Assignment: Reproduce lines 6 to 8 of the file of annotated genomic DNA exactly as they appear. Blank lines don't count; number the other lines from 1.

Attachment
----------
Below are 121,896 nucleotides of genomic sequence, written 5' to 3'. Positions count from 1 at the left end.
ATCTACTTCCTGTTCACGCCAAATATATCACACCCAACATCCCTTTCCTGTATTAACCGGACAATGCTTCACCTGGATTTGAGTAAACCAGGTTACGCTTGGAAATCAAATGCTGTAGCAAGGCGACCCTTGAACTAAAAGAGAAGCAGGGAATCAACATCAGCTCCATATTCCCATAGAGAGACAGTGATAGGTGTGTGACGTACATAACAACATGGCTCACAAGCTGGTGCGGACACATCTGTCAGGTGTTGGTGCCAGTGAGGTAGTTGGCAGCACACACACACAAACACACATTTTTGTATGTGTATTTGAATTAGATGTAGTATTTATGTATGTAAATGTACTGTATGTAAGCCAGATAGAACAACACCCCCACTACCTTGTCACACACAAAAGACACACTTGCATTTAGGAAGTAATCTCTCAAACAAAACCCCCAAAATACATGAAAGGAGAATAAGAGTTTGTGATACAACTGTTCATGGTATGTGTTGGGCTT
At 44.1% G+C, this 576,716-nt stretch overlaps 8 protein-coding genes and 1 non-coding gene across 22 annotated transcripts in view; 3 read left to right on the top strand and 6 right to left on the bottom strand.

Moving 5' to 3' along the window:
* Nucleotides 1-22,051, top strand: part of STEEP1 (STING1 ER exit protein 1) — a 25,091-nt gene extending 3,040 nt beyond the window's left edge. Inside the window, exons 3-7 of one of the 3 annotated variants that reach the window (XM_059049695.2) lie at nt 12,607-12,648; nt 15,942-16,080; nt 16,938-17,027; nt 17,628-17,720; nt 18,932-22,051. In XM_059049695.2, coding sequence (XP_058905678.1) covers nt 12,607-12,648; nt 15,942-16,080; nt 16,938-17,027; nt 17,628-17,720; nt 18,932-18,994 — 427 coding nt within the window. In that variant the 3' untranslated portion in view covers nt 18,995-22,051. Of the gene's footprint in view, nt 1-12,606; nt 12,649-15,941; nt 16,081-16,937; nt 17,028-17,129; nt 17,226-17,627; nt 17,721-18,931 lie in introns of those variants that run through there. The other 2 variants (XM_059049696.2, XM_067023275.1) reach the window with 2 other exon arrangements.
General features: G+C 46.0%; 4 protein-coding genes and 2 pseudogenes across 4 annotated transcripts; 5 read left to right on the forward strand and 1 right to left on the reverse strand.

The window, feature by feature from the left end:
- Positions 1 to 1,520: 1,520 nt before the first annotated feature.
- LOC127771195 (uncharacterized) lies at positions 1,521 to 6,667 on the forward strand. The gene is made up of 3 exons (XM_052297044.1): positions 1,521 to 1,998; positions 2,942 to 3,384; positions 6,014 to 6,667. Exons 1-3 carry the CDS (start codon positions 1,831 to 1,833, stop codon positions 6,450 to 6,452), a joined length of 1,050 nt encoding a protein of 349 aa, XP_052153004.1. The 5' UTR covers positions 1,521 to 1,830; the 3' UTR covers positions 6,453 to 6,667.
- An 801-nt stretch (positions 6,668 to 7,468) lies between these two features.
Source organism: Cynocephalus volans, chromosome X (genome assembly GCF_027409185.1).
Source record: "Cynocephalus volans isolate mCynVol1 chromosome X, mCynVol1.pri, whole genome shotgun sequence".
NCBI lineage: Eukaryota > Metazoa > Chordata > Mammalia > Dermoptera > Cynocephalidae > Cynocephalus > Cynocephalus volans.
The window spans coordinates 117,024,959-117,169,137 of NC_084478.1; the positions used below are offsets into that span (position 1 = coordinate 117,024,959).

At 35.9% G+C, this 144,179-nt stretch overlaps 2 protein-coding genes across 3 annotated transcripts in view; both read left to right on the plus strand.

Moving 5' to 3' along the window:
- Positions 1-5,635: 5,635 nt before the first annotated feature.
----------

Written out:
General features: G+C 46.0%; 4 protein-coding genes and 2 pseudogenes across 4 annotated transcripts; 5 read left to right on the forward strand and 1 right to left on the reverse strand.

The window, feature by feature from the left end:
- Positions 1 to 1,520: 1,520 nt before the first annotated feature.